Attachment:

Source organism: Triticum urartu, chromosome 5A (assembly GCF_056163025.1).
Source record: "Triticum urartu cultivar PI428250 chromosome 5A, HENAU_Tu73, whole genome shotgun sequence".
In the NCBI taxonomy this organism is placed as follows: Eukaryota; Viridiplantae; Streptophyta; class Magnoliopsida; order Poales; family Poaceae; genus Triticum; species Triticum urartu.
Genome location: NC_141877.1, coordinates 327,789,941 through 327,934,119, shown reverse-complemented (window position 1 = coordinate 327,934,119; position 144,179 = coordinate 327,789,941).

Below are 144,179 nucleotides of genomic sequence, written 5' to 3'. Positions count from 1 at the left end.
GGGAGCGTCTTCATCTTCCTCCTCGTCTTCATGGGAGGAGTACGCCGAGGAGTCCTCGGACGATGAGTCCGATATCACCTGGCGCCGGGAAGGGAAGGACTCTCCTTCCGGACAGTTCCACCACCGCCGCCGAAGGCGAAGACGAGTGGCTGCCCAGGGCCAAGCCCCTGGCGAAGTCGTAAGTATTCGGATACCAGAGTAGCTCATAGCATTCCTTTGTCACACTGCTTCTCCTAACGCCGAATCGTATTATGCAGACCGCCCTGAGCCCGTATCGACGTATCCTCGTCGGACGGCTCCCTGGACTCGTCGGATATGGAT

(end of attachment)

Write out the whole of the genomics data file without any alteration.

Source organism: Triticum urartu, chromosome 5A (assembly GCF_056163025.1).
Source record: "Triticum urartu cultivar PI428250 chromosome 5A, HENAU_Tu73, whole genome shotgun sequence".
In the NCBI taxonomy this organism is placed as follows: Eukaryota; Viridiplantae; Streptophyta; class Magnoliopsida; order Poales; family Poaceae; genus Triticum; species Triticum urartu.
Genome location: NC_141877.1, coordinates 327,789,941 through 327,934,119, shown reverse-complemented (window position 1 = coordinate 327,934,119; position 144,179 = coordinate 327,789,941).

Below are 144,179 nucleotides of genomic sequence, written 5' to 3'. Positions count from 1 at the left end.
GGGAGCGTCTTCATCTTCCTCCTCGTCTTCATGGGAGGAGTACGCCGAGGAGTCCTCGGACGATGAGTCCGATATCACCTGGCGCCGGGAAGGGAAGGACTCTCCTTCCGGACAGTTCCACCACCGCCGCCGAAGGCGAAGACGAGTGGCTGCCCAGGGCCAAGCCCCTGGCGAAGTCGTAAGTATTCGGATACCAGAGTAGCTCATAGCATTCCTTTGTCACACTGCTTCTCCTAACGCCGAATCGTATTATGCAGACCGCCCTGAGCCCGTATCGACGTATCCTCGTCGGACGGCTCCCTGGACTCGTCGGATATGGAT